To support all those who were getting back on campus, British universities “have implemented a number of Covid-19 support services that international students can access, such as helplines for students that run 24/7 and facilitating free counselling and mental health support services.”

However, the students themselves have opposing views. 

In Nayana’s opinion “the university did a wonderful job” and “understood how a pandemic can affect the well being of any student,” with an “extra support” for internationals.

In contrast, Sébastien thinks “the lack of clarity in some of the communication from the university was frustrating,” but admits that “effort was definitely made to highlight the mental health resources available, but was lost in the sea of emails students get bombarded with.” 

Vlasis, who tried to acquire help from student support, thinks that universities should have spent more resources on this type of service. In fact, after some initial assistance, he was told that every student can only book a certain number of sessions per year. Also, he said that he did not know about any 24/7 support service, and that this could represent an issue for all those facing an emergency. 

Nottingham Trent University, however, provided a wide range of suggested free support services to contact in case of emergency, as well as a easy to access support hub. Moreover, as international students have been identified “with special circumstances” throughout the whole academic year, they were always been granted access to support in person and university facilities.

Nottingham Trent University has been contacted for further comments.

It is evident that a huge number of students had to deal, in different ways, with mental issues and hard times throughout the year.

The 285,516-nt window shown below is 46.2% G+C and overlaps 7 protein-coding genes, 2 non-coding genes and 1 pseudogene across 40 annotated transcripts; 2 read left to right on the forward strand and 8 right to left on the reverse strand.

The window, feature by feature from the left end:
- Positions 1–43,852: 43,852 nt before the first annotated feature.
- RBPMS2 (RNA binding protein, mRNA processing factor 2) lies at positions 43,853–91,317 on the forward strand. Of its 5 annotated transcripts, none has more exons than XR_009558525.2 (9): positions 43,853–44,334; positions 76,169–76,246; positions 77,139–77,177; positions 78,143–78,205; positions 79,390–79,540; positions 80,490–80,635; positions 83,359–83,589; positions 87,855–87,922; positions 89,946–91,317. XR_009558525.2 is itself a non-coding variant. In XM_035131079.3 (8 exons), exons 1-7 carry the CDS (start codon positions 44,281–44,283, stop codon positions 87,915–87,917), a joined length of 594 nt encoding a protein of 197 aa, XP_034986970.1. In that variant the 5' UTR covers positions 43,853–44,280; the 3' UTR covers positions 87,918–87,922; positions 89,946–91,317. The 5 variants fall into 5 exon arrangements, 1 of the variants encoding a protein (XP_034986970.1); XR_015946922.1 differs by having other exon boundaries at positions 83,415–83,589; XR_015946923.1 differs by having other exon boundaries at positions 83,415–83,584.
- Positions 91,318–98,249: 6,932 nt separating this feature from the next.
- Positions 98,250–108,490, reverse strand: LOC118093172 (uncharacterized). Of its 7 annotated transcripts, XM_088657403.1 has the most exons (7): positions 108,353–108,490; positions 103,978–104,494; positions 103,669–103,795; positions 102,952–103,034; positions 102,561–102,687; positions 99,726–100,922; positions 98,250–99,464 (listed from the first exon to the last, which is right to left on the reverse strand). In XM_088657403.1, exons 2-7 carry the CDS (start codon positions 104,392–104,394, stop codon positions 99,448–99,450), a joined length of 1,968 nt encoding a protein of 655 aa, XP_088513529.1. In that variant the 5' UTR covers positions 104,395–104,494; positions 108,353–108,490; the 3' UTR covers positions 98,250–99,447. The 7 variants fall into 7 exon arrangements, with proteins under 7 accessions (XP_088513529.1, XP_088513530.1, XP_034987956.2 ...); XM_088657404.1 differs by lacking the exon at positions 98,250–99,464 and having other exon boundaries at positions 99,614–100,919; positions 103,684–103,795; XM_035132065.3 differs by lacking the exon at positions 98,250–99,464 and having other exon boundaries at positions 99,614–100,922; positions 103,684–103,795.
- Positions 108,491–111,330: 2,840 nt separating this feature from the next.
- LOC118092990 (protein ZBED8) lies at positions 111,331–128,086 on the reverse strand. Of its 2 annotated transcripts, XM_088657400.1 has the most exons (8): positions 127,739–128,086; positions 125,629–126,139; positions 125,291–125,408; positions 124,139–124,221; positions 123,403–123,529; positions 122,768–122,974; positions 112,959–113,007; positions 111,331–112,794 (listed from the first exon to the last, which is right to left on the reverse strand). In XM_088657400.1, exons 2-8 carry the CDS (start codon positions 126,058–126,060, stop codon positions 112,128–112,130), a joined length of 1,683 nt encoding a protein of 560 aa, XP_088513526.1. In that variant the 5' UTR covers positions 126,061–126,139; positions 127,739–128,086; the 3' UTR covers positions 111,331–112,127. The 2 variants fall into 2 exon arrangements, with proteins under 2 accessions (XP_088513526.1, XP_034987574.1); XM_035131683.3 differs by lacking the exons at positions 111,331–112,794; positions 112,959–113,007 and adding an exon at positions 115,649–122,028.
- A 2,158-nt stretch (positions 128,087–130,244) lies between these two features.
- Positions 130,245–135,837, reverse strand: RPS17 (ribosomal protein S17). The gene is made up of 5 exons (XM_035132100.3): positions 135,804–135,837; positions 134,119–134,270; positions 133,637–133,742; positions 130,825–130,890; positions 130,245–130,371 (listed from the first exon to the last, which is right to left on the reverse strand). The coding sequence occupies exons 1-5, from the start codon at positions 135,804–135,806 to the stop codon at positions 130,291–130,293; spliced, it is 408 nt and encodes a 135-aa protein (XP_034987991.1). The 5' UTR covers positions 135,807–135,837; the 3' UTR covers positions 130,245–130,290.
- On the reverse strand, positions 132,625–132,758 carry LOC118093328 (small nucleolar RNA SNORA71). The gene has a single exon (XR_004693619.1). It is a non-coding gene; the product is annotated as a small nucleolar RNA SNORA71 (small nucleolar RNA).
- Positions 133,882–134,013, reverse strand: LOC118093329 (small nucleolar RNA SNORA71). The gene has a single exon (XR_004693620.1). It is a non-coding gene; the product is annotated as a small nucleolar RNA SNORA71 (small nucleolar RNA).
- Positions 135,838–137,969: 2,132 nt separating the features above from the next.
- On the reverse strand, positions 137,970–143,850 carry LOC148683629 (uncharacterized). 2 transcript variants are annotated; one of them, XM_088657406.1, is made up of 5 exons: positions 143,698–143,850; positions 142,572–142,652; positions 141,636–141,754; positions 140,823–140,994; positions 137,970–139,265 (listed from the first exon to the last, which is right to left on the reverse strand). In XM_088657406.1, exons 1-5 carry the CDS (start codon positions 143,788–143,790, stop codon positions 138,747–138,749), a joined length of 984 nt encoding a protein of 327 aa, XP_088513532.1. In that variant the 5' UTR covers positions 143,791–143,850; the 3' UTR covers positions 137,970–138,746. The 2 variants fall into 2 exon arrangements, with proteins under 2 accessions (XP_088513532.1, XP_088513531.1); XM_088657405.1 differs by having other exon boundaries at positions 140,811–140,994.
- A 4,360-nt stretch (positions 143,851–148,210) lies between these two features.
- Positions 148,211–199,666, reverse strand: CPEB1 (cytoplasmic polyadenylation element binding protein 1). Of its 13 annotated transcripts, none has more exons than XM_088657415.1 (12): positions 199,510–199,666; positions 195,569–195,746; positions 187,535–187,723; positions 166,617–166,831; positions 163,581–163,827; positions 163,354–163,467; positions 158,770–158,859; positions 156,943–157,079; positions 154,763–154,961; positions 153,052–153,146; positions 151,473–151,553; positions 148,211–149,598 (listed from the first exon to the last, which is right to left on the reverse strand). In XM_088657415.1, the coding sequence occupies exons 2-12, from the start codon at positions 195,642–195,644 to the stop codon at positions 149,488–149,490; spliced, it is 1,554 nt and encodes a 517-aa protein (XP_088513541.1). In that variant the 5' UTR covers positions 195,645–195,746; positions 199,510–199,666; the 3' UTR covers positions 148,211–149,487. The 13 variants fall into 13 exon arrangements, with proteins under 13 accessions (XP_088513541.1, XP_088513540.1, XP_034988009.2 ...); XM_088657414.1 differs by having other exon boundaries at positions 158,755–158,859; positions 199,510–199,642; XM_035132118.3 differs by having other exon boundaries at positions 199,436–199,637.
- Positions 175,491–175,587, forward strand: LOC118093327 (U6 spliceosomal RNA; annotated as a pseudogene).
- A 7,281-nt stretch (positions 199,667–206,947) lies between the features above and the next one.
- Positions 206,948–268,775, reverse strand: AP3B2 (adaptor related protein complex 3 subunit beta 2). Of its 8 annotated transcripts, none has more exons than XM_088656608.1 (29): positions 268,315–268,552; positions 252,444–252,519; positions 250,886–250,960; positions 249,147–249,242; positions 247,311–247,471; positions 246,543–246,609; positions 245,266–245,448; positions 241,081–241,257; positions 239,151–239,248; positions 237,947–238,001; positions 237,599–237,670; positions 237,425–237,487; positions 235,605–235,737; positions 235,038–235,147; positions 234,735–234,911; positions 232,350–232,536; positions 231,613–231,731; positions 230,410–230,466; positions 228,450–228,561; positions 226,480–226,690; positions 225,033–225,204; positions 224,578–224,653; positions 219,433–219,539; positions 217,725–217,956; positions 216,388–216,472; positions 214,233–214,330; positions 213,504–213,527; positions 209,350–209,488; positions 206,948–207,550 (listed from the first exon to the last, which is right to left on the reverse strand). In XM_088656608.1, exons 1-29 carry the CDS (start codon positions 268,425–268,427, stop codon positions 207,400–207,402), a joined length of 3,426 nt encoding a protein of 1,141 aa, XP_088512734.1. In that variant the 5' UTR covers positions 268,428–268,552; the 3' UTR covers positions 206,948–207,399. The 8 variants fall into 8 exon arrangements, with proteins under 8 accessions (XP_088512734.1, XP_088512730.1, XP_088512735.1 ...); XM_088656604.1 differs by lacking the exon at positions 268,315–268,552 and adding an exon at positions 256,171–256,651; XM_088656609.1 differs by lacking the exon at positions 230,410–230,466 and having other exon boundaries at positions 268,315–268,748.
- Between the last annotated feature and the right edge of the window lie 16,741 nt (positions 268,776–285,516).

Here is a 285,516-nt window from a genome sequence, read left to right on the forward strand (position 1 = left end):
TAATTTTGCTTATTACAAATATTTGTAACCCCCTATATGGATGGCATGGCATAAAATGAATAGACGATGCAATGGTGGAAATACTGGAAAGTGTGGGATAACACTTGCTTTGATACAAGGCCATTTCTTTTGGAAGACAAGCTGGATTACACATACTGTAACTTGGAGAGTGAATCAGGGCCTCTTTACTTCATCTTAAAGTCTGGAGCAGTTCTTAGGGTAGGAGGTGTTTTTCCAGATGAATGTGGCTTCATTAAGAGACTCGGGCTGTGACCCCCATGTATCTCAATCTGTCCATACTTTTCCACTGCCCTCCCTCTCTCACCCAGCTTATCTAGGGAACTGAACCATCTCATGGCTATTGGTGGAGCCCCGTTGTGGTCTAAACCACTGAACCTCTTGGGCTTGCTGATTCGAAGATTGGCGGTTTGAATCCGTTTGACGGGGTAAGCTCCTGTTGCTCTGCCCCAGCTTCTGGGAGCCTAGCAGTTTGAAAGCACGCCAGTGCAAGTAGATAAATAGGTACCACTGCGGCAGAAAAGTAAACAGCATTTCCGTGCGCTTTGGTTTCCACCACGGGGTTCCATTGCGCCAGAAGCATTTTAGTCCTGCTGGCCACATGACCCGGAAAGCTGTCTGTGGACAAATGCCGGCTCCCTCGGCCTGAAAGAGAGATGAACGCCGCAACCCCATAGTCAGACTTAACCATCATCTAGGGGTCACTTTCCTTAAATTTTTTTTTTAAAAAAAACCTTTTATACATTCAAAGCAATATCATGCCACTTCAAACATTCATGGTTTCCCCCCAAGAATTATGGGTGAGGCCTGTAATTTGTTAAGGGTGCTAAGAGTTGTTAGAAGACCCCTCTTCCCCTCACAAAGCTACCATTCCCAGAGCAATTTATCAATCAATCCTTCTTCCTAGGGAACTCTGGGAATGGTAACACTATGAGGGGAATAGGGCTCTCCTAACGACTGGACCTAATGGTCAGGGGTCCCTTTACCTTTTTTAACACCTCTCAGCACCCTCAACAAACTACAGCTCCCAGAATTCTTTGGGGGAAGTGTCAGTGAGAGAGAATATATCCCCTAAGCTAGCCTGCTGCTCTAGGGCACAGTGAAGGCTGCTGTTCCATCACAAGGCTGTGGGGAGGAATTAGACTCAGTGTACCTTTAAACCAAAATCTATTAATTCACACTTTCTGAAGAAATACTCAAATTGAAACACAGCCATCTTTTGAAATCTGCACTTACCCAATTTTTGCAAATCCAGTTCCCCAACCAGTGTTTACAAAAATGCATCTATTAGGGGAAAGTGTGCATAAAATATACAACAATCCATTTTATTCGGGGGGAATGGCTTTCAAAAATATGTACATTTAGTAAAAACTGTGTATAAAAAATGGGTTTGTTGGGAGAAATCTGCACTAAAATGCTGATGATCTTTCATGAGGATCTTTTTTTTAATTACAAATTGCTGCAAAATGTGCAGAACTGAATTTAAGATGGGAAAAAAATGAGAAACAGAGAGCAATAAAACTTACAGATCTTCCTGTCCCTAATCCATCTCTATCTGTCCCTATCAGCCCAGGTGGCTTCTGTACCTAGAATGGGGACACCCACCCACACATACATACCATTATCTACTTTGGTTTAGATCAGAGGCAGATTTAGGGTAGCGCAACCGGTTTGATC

Universities have for sure put more effort in supporting their students, especially internationals who found themselves vulnerable. However, many of the services provided have clearly been lost in the information overload where students ended up. 

All the interviewees admitted understanding that this confusion has likely been a result of the Covid-19 situation. 

Sebastian Samara-Milthorp, international student
Sébastien Samara-Milthorp, 18, international student from Geneva. Credits: Sébastien Samara-Milthorp

It is still unclear how the situation will be during the next academic year. Despite the vaccination program, many fear the threat of the variants. 

While everyone hopes that in-person learning will be resumed, as well as all the events and opportunities typical of the “student life,” universities will mindful of the possibility that Covid-19 could change their plans again. 

International students are a cultural and economic resource for their host countries, and the pandemic has highlighted the importance of giving them adequate support, not only during this unique historic situation, but when life will be back to normal too.